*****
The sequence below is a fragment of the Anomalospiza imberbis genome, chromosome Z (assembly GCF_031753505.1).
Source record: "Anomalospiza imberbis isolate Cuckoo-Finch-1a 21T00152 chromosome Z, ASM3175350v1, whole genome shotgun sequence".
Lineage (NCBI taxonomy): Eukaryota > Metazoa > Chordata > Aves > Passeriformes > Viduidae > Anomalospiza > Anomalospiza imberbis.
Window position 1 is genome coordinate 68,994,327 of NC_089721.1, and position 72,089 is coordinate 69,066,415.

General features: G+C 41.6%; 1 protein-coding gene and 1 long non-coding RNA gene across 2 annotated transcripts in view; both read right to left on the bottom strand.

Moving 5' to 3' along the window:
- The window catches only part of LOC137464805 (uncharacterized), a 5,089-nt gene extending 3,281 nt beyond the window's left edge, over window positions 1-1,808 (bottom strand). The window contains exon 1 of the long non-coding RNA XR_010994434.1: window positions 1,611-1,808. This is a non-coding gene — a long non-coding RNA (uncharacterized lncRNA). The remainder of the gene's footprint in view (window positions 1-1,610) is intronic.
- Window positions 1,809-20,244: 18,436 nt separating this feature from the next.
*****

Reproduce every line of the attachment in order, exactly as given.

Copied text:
The sequence below is a fragment of the Anomalospiza imberbis genome, chromosome Z (assembly GCF_031753505.1).
Source record: "Anomalospiza imberbis isolate Cuckoo-Finch-1a 21T00152 chromosome Z, ASM3175350v1, whole genome shotgun sequence".
Lineage (NCBI taxonomy): Eukaryota > Metazoa > Chordata > Aves > Passeriformes > Viduidae > Anomalospiza > Anomalospiza imberbis.
Window position 1 is genome coordinate 68,994,327 of NC_089721.1, and position 72,089 is coordinate 69,066,415.

General features: G+C 41.6%; 1 protein-coding gene and 1 long non-coding RNA gene across 2 annotated transcripts in view; both read right to left on the bottom strand.

Moving 5' to 3' along the window:
- The window catches only part of LOC137464805 (uncharacterized), a 5,089-nt gene extending 3,281 nt beyond the window's left edge, over window positions 1-1,808 (bottom strand). The window contains exon 1 of the long non-coding RNA XR_010994434.1: window positions 1,611-1,808. This is a non-coding gene — a long non-coding RNA (uncharacterized lncRNA). The remainder of the gene's footprint in view (window positions 1-1,610) is intronic.
- Window positions 1,809-20,244: 18,436 nt separating this feature from the next.